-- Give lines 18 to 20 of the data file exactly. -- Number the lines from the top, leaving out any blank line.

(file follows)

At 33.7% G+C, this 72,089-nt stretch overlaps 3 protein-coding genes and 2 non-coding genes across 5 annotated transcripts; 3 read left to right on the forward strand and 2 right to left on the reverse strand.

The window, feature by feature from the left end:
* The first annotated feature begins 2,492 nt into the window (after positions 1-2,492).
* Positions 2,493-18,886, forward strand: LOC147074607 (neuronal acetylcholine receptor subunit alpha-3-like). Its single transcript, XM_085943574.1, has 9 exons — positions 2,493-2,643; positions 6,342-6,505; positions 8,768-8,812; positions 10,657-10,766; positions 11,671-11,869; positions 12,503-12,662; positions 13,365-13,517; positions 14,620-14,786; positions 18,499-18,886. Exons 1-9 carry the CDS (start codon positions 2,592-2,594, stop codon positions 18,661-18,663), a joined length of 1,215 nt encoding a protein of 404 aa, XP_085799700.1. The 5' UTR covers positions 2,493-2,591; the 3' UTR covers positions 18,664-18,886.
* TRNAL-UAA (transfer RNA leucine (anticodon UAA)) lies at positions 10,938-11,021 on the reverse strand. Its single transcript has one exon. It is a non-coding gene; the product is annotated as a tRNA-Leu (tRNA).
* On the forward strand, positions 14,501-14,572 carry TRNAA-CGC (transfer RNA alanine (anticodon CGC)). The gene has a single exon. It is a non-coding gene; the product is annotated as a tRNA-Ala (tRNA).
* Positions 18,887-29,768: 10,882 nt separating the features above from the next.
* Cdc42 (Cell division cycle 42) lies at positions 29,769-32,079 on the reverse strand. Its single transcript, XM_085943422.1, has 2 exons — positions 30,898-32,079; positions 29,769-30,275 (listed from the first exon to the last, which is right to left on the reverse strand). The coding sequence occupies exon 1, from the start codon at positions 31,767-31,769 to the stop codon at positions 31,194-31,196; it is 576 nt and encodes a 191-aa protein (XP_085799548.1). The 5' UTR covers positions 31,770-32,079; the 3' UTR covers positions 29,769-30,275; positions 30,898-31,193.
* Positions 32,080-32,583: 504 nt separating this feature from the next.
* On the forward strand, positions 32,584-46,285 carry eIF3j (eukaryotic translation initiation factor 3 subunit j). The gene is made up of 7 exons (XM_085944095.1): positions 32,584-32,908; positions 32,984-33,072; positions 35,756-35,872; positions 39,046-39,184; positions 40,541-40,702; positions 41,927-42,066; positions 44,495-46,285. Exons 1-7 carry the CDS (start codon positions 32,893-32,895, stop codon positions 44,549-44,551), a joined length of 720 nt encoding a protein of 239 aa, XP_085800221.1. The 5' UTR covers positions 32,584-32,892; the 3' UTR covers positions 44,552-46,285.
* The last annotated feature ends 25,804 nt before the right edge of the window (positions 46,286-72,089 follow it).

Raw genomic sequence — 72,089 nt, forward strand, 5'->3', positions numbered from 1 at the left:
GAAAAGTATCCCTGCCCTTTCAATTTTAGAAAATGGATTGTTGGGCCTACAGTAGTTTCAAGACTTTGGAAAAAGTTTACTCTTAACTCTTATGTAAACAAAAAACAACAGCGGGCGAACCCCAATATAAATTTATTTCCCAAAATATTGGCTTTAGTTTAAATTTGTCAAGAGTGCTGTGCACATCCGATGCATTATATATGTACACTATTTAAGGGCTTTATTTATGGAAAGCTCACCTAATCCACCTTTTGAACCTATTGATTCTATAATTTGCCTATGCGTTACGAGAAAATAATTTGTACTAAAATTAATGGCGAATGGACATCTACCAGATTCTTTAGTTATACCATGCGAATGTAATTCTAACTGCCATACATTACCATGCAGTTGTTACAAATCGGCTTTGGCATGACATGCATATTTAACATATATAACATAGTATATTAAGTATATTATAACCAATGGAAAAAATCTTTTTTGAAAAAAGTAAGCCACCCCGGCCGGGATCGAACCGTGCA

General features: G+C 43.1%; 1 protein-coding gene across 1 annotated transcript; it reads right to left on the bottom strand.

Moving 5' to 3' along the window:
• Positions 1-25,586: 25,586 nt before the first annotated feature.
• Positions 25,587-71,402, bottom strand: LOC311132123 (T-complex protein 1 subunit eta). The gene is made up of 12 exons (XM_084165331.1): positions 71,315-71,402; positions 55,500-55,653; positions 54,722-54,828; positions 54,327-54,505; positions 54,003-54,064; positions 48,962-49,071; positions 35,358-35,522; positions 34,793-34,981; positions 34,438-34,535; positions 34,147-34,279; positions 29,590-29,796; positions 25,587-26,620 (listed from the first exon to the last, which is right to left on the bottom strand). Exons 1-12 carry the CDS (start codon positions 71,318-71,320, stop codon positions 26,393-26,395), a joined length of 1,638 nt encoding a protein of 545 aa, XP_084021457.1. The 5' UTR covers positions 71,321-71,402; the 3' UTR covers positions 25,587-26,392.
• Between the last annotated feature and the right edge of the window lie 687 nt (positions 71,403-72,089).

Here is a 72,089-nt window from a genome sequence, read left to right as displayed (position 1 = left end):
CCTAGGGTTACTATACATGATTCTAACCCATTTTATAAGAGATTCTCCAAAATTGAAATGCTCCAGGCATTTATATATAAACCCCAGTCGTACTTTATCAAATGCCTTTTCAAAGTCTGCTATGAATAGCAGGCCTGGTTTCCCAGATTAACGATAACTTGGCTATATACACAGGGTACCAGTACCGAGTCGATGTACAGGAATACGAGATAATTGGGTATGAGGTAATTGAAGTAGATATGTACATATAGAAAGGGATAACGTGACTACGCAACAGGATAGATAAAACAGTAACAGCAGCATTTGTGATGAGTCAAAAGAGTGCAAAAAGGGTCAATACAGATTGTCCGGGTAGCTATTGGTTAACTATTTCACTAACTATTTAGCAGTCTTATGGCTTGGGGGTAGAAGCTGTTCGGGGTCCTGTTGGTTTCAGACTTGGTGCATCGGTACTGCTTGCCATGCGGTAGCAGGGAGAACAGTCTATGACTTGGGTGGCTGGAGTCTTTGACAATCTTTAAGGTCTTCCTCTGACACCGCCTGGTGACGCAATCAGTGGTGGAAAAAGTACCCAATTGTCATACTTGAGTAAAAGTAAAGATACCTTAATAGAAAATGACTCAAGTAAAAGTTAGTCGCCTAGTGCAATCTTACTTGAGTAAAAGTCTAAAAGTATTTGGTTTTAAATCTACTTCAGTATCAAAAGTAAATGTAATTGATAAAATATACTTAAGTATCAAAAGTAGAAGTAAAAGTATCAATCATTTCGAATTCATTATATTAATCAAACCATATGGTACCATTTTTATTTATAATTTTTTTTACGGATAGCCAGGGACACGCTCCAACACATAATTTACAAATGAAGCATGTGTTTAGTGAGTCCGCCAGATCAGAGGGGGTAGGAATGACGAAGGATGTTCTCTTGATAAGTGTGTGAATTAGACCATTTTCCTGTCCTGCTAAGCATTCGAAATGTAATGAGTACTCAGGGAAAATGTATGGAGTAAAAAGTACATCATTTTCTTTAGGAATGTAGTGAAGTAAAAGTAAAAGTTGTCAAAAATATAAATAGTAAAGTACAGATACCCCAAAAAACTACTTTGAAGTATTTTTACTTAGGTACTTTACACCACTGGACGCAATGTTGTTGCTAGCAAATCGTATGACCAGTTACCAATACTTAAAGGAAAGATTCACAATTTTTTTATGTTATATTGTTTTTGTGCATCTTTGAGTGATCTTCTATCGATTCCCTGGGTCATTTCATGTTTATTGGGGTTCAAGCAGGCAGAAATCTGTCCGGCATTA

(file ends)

• Between the last annotated feature and the right edge of the window lie 687 nt (positions 71,403-72,089).

Here is a 72,089-nt window from a genome sequence, read left to right as displayed (position 1 = left end):
CCTAGGGTTACTATACATGATTCTAACCCATTTTATAAGAGATTCTCCAAAATTGAAATGCTCCAGGCATTTATATATAAACCCCAGTCGTACTTTATCAAATGCCTTTTCAAAGTCTGCTATGAATAGCAGGCCTGGTTTCCCAGATTAACGATAACTTGGCTATATACACAGGGTACCAGTACCGAGTCGATGTACAGGAATACGAGATAATTGGGTATGAGGTAATTGAAGTAGATATGTACATATAGAAAGGGATAACGTGACTACGCAACAGGATAGATAAAACAGTAACAGCAGCATTTGTGATGAGTCAAAAGAGTGCAAAAAGGGTCAATACAGATTGTCCGGGTAGCTATTGGTTAACTATTTCACTAACTATTTAGCAGTCTTATGGCTTGGGGGTAGAAGCTGTTCGGGGTCCTGTTGGTTTCAGACTTGGTGCATCGGTACTGCTTGCCATGCGGTAGCAGGGAGAACAGTCTATGACTTGGGTGGCTGGAGTCTTTGACAATCTTTAAGGTCTTCCTCTGACACCGCCTGGTGACGCAATCAGTGGTGGAAAAAGTACCCAATTGTCATACTTGAGTAAAAGTAAAGATACCTTAATAGAAAATGACTCAAGTAAAAGTTAGTCGCCTAGTGCAATCTTACTTGAGTAAAAGTCTAAAAGTATTTGGTTTTAAATCTACTTCAGTATCAAAAGTAAATGTAATTGATAAAATATACTTAAGTATCAAAAGTAGAAGTAAAAGTATCAATCATTTCGAATTCATTATATTAATCAAACCATATGGTACCATTTTTATTTATAATTTTTTTTACGGATAGCCAGGGACACGCTCCAACACATAATTTACAAATGAAGCATGTGTTTAGTGAGTCCGCCAGATCAGAGGGGGTAGGAATGACGAAGGATGTTCTCTTGATAAGTGTGTGAATTAGACCATTTTCCTGTCCTGCTAAGCATTCGAAATGTAATGAGTACTCAGGGAAAATGTATGGAGTAAAAAGTACATCATTTTCTTTAGGAATGTAGTGAAGTAAAAGTAAAAGTTGTCAAAAATATAAATAGTAAAGTACAGATACCCCAAAAAACTACTTTGAAGTATTTTTACTTAGGTACTTTACACCACTGGACGCAATGTTGTTGCTAGCAAATCGTATGACCAGTTACCAATACTTAAAGGAAAGATTCACAATTTTTTTATGTTATATTGTTTTTGTGCATCTTTGAGTGATCTTCTATCGATTCCCTGGGTCATTTCATGTTTATTGGGGTTCAAGCAGGCAGAAATCTGTCCGGCATTA